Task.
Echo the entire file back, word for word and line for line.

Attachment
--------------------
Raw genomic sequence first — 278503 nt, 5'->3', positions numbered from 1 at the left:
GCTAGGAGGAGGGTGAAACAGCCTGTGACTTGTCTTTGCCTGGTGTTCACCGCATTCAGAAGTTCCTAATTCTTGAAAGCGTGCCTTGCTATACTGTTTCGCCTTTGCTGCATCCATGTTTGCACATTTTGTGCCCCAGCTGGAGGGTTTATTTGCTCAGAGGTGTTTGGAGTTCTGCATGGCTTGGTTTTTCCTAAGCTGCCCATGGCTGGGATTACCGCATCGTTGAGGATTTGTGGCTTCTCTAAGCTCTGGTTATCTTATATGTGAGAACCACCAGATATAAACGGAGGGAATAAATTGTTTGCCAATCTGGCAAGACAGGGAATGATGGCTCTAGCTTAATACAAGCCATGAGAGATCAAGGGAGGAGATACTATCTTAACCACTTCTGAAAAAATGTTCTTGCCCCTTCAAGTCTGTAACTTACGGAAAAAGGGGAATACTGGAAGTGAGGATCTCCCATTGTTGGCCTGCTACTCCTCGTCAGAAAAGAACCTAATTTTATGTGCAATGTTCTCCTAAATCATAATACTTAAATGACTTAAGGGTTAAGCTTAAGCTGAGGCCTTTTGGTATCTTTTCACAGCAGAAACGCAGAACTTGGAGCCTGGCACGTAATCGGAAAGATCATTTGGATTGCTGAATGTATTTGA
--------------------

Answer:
Raw genomic sequence first — 278503 nt, 5'->3', positions numbered from 1 at the left:
GCTAGGAGGAGGGTGAAACAGCCTGTGACTTGTCTTTGCCTGGTGTTCACCGCATTCAGAAGTTCCTAATTCTTGAAAGCGTGCCTTGCTATACTGTTTCGCCTTTGCTGCATCCATGTTTGCACATTTTGTGCCCCAGCTGGAGGGTTTATTTGCTCAGAGGTGTTTGGAGTTCTGCATGGCTTGGTTTTTCCTAAGCTGCCCATGGCTGGGATTACCGCATCGTTGAGGATTTGTGGCTTCTCTAAGCTCTGGTTATCTTATATGTGAGAACCACCAGATATAAACGGAGGGAATAAATTGTTTGCCAATCTGGCAAGACAGGGAATGATGGCTCTAGCTTAATACAAGCCATGAGAGATCAAGGGAGGAGATACTATCTTAACCACTTCTGAAAAAATGTTCTTGCCCCTTCAAGTCTGTAACTTACGGAAAAAGGGGAATACTGGAAGTGAGGATCTCCCATTGTTGGCCTGCTACTCCTCGTCAGAAAAGAACCTAATTTTATGTGCAATGTTCTCCTAAATCATAATACTTAAATGACTTAAGGGTTAAGCTTAAGCTGAGGCCTTTTGGTATCTTTTCACAGCAGAAACGCAGAACTTGGAGCCTGGCACGTAATCGGAAAGATCATTTGGATTGCTGAATGTATTTGA